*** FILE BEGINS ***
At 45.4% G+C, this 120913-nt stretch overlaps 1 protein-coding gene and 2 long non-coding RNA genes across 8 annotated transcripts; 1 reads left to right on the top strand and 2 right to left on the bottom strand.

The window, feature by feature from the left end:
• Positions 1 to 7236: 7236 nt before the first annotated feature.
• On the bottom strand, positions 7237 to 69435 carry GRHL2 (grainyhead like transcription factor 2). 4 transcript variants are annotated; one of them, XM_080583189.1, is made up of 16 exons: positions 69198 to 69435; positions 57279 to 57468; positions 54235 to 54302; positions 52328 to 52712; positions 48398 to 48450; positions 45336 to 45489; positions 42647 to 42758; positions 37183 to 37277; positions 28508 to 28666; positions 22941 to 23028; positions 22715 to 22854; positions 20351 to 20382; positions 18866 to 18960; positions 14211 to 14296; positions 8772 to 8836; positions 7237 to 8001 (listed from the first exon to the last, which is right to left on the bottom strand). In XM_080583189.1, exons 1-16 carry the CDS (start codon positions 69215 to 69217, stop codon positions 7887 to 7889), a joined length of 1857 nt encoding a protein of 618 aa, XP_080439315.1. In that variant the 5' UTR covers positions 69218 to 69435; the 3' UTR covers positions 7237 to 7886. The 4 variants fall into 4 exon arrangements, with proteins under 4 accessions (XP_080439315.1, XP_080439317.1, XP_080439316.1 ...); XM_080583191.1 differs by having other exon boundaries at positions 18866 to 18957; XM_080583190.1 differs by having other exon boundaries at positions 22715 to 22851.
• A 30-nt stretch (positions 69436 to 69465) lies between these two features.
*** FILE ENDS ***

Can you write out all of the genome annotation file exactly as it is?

At 45.4% G+C, this 120913-nt stretch overlaps 1 protein-coding gene and 2 long non-coding RNA genes across 8 annotated transcripts; 1 reads left to right on the top strand and 2 right to left on the bottom strand.

The window, feature by feature from the left end:
• Positions 1 to 7236: 7236 nt before the first annotated feature.
• On the bottom strand, positions 7237 to 69435 carry GRHL2 (grainyhead like transcription factor 2). 4 transcript variants are annotated; one of them, XM_080583189.1, is made up of 16 exons: positions 69198 to 69435; positions 57279 to 57468; positions 54235 to 54302; positions 52328 to 52712; positions 48398 to 48450; positions 45336 to 45489; positions 42647 to 42758; positions 37183 to 37277; positions 28508 to 28666; positions 22941 to 23028; positions 22715 to 22854; positions 20351 to 20382; positions 18866 to 18960; positions 14211 to 14296; positions 8772 to 8836; positions 7237 to 8001 (listed from the first exon to the last, which is right to left on the bottom strand). In XM_080583189.1, exons 1-16 carry the CDS (start codon positions 69215 to 69217, stop codon positions 7887 to 7889), a joined length of 1857 nt encoding a protein of 618 aa, XP_080439315.1. In that variant the 5' UTR covers positions 69218 to 69435; the 3' UTR covers positions 7237 to 7886. The 4 variants fall into 4 exon arrangements, with proteins under 4 accessions (XP_080439315.1, XP_080439317.1, XP_080439316.1 ...); XM_080583191.1 differs by having other exon boundaries at positions 18866 to 18957; XM_080583190.1 differs by having other exon boundaries at positions 22715 to 22851.
• A 30-nt stretch (positions 69436 to 69465) lies between these two features.